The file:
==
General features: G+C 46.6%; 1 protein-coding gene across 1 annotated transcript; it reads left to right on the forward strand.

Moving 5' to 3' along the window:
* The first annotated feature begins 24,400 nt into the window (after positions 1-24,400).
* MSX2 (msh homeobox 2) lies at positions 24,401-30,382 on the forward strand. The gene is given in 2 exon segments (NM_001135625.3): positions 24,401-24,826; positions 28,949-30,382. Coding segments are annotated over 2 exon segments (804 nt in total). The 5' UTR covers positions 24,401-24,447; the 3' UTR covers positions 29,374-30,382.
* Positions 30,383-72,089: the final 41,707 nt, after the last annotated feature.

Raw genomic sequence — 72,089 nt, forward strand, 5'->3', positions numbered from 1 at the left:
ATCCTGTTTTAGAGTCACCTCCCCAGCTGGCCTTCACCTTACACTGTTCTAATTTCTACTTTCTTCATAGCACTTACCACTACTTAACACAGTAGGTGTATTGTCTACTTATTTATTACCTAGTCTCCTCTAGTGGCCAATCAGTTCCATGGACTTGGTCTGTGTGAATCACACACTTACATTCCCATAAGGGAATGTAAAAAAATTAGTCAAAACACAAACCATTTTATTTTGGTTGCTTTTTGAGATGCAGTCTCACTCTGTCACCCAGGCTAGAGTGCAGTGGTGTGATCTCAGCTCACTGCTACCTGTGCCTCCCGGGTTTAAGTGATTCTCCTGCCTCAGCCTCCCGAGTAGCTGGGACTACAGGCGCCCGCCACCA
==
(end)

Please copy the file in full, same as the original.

General features: G+C 46.6%; 1 protein-coding gene across 1 annotated transcript; it reads left to right on the forward strand.

Moving 5' to 3' along the window:
* The first annotated feature begins 24,400 nt into the window (after positions 1-24,400).
* MSX2 (msh homeobox 2) lies at positions 24,401-30,382 on the forward strand. The gene is given in 2 exon segments (NM_001135625.3): positions 24,401-24,826; positions 28,949-30,382. Coding segments are annotated over 2 exon segments (804 nt in total). The 5' UTR covers positions 24,401-24,447; the 3' UTR covers positions 29,374-30,382.
* Positions 30,383-72,089: the final 41,707 nt, after the last annotated feature.

Raw genomic sequence — 72,089 nt, forward strand, 5'->3', positions numbered from 1 at the left:
ATCCTGTTTTAGAGTCACCTCCCCAGCTGGCCTTCACCTTACACTGTTCTAATTTCTACTTTCTTCATAGCACTTACCACTACTTAACACAGTAGGTGTATTGTCTACTTATTTATTACCTAGTCTCCTCTAGTGGCCAATCAGTTCCATGGACTTGGTCTGTGTGAATCACACACTTACATTCCCATAAGGGAATGTAAAAAAATTAGTCAAAACACAAACCATTTTATTTTGGTTGCTTTTTGAGATGCAGTCTCACTCTGTCACCCAGGCTAGAGTGCAGTGGTGTGATCTCAGCTCACTGCTACCTGTGCCTCCCGGGTTTAAGTGATTCTCCTGCCTCAGCCTCCCGAGTAGCTGGGACTACAGGCGCCCGCCACCA